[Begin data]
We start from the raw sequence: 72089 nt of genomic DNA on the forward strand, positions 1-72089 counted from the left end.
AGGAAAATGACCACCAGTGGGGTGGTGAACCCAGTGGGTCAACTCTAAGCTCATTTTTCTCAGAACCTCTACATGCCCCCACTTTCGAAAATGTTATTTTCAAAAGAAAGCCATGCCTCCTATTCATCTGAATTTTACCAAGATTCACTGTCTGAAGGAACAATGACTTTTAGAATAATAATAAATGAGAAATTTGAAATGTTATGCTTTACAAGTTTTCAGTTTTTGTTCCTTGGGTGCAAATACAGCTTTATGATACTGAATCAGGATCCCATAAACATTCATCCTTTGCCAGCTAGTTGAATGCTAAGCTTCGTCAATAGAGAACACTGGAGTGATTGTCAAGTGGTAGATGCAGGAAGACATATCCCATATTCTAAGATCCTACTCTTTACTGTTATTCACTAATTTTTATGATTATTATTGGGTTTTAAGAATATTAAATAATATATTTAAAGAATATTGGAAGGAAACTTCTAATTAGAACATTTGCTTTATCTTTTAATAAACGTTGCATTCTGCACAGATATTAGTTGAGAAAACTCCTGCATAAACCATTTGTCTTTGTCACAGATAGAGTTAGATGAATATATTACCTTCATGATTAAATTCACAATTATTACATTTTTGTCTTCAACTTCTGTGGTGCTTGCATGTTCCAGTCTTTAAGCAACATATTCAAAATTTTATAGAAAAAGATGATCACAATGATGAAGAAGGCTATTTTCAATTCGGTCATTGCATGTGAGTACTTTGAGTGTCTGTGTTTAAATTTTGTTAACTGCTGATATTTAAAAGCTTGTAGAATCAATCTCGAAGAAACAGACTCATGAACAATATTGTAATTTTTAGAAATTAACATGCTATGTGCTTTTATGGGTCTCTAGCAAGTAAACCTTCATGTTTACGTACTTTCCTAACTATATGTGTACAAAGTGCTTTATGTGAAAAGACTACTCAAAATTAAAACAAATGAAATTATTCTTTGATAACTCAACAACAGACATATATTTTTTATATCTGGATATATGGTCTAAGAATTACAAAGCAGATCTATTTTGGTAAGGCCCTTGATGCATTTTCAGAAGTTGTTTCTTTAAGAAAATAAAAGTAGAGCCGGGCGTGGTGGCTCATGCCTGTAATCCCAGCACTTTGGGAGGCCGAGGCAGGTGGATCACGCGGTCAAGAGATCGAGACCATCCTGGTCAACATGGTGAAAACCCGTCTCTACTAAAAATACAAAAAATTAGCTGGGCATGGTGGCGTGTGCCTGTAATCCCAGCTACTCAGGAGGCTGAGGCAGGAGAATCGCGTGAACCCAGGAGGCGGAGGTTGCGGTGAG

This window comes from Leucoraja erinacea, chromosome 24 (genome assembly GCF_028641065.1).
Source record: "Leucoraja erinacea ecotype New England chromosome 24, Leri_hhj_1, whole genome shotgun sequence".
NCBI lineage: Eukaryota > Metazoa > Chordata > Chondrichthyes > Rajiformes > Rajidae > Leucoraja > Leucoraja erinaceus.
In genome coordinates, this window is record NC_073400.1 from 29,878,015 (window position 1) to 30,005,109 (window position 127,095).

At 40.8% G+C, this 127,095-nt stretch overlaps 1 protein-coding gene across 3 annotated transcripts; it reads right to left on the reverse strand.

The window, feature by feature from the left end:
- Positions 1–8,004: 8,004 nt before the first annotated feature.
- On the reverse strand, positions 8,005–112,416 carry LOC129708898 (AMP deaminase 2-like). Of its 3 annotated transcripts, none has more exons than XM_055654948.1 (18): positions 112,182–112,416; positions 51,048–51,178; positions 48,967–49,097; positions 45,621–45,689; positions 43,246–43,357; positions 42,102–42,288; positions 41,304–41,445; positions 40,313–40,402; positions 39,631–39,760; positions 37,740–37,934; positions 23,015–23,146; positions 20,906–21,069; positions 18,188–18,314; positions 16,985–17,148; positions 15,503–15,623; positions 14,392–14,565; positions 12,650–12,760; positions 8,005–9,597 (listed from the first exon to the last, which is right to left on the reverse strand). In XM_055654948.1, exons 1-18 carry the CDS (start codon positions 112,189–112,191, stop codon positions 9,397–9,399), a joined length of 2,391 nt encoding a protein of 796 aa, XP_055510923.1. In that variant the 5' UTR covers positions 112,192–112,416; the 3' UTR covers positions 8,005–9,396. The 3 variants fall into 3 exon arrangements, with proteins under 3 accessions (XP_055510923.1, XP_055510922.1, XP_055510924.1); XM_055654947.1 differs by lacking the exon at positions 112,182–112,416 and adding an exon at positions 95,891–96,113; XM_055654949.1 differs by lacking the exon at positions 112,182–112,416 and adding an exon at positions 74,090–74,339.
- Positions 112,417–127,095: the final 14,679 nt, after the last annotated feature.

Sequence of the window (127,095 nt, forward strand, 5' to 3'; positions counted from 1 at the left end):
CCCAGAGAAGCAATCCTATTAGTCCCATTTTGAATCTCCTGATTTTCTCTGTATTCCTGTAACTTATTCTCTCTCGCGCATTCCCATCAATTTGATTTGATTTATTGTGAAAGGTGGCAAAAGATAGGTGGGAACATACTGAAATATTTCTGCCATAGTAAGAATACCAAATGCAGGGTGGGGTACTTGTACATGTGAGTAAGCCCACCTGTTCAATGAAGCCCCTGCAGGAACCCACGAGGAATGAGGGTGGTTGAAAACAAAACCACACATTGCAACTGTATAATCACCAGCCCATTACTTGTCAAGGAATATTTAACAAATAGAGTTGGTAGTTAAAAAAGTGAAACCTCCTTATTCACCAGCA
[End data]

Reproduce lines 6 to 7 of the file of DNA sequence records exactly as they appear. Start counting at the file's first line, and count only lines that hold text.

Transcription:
In genome coordinates, this window is record NC_073400.1 from 29,878,015 (window position 1) to 30,005,109 (window position 127,095).

At 40.8% G+C, this 127,095-nt stretch overlaps 1 protein-coding gene across 3 annotated transcripts; it reads right to left on the reverse strand.